Three takeaways from Michigan State’s upset loss to Virginia Tech

Julian Mitchell, Men's Basketball Beat Reporter

EAST LANSING — This is why Tom Izzo makes the schedule the way he does. 

Last night, the No. 3 ranked Michigan State Spartans played in the quarterfinals of the Maui Invitational, and were upset by the Virginia Tech Hokies, 71-66. 

It was just another one of the tough early-season matchups the Spartans have on their schedule. Most teams wouldn’t like it that way, but these games help coach Tom Izzo figure out exactly what kind of team he has. For better or worse, this game did just that. 

Here are my takeaways. 

This team needs to find a way to survive without Cassius Winston

Things honestly looked well for Michigan State to start the game, as the team came out and connected on 7-of-11 shots early. But all that changed when star guard Cassius Winston picked up his second foul midway through the first half.

With Winston sitting, the Spartans had to rely on backup point guard Foster Loyer and freshman Rocket Watts to orchestrate the offense. Loyer wasn’t horrible leading the team, but the biggest issue was the Hokie guards, especially junior Wabissa Bede who exploited the mismatch on the offensive end. Watts struggled as well, with four of MSU’s 11 turnovers at halftime.

Scoring was also an issue with Winston on the bench. So far, no one on this team has emerged as a consistent second option. Forward Xavier Tillman has not looked the part at all, being a non-factor in the post. He finished the game with nine points, 12 rebounds and five turnovers on 4-of-10 shooting from the field and 1-of-4 on 3-pointers.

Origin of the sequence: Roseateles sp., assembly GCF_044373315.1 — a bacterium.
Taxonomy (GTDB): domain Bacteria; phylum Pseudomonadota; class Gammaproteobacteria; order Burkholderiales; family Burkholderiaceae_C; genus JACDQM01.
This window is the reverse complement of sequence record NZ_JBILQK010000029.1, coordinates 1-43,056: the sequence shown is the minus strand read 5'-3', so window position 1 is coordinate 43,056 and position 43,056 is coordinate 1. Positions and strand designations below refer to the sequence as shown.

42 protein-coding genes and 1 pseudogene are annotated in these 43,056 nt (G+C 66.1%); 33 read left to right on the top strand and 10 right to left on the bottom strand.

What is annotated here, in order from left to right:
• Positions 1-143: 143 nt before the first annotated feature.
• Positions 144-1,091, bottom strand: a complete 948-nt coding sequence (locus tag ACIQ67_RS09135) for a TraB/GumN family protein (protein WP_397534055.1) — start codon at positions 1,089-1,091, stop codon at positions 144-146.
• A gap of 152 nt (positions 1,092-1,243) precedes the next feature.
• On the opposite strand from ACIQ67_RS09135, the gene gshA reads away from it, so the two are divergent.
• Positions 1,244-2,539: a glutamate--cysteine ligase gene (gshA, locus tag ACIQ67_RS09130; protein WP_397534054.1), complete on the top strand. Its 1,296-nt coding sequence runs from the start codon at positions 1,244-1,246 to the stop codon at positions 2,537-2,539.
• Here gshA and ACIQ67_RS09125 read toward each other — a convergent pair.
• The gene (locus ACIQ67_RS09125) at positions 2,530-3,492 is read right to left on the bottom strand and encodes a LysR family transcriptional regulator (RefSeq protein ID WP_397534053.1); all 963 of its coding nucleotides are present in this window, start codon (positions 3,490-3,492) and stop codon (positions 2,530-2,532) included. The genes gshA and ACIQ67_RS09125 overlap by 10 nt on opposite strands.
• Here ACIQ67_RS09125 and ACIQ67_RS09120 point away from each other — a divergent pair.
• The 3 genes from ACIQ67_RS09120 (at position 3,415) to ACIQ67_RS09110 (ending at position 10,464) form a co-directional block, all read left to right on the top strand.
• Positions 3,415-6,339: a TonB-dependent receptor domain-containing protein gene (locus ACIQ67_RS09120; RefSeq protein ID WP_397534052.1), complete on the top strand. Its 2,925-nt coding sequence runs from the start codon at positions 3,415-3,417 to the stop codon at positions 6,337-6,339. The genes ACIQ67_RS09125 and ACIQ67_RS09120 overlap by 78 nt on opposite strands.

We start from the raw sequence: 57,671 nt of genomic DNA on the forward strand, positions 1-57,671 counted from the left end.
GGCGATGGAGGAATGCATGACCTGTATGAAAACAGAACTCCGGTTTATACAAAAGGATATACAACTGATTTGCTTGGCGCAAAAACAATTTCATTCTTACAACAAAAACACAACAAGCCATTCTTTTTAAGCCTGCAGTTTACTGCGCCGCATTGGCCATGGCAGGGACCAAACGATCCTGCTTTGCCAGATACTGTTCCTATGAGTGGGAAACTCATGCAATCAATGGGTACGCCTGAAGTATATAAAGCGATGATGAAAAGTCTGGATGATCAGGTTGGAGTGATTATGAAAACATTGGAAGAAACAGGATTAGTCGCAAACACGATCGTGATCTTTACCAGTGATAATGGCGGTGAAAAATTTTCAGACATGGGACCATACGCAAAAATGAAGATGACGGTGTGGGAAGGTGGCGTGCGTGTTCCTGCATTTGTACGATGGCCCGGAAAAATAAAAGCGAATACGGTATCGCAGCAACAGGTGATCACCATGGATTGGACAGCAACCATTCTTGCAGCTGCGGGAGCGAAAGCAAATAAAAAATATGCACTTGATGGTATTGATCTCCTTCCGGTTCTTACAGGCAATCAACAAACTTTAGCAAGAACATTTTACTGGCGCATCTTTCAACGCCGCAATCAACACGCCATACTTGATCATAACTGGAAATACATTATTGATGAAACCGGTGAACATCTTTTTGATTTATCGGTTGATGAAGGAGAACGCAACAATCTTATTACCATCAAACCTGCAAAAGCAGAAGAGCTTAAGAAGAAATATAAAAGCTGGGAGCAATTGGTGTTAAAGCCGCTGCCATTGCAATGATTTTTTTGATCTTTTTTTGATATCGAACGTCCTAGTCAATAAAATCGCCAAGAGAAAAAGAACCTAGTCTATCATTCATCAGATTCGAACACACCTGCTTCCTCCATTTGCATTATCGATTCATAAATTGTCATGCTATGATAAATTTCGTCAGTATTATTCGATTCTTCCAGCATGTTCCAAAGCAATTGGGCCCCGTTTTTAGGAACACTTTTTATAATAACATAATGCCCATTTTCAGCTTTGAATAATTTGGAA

Winston rises for a floater during the Champions Classic. (Credit: Tommy Massa / RedCedarLog)

Aaron Henry has to be the second option

This game showed that the Spartans are going to need to find a running mate for Winston if the team is going to live up to its lofty expectations. Right now neither of the backup points guards are good enough and Tillman hasn’t been producing, but this game did shed a light on who might fill that role. 

Sophomore Aaron Henry has been one of the most talked-about players for the Spartans since the final buzzer sounded in Minneapolis last season. Many pundits feel that he is the x-factor for this team, and in the second half against the Hokies, he showed exactly why. Henry finished with a team-high 18 points and added five rebounds and three assists on 7-of-12 shooting and 2-of-4 on 3-pointers. 

He still has moments where he’s hesitant and tends to fall back into the mindset of a role player, but when he realizes that he is a key player he can be special. After the Hokies went up 10 in the second half, Izzo used Henry as the primary ball-handler and had Winston off-ball. 

Henry showed confidence and poise driving the lane with quick bursts of speed and athleticism. He even made good passes, including one where he collapsed the defense and kicked to Winston for a 3-pointer. 

If Henry realizes the full breadth of his talents and understands just how big of a role he has on this team, college basketball better watch out. 

Turnovers have to be cleaned up

Turnovers have been an Achilles heel for the Spartans the past few seasons and they reared their ugly head once more against the Hokies. 

This year’s team was supposed to have more cohesion and be better under the helm of Winston, but careless mistakes still took place. MSU turned the ball over 16 times and gave up 20 points off them. Many of them came off of bad passes and traveling violations. 

The Spartans just don’t seem to be in sync early on and if they plan on winning any trophies this year, these mental mistakes have to stop. 

Next Up

The Spartans will have a lot to fix heading into the next game of the Maui Invitational. Fans will get the much-anticipated matchup of Tom Izzo and Georgia’s Tom Crean in the loser’s bracket of the tournament. 

The game tips-off at 2:30 p.m. ET and will be broadcasted on ESPN.

Contact Julian Mitchell at [email protected]. Follow him on Twitter at @j_mitchell25.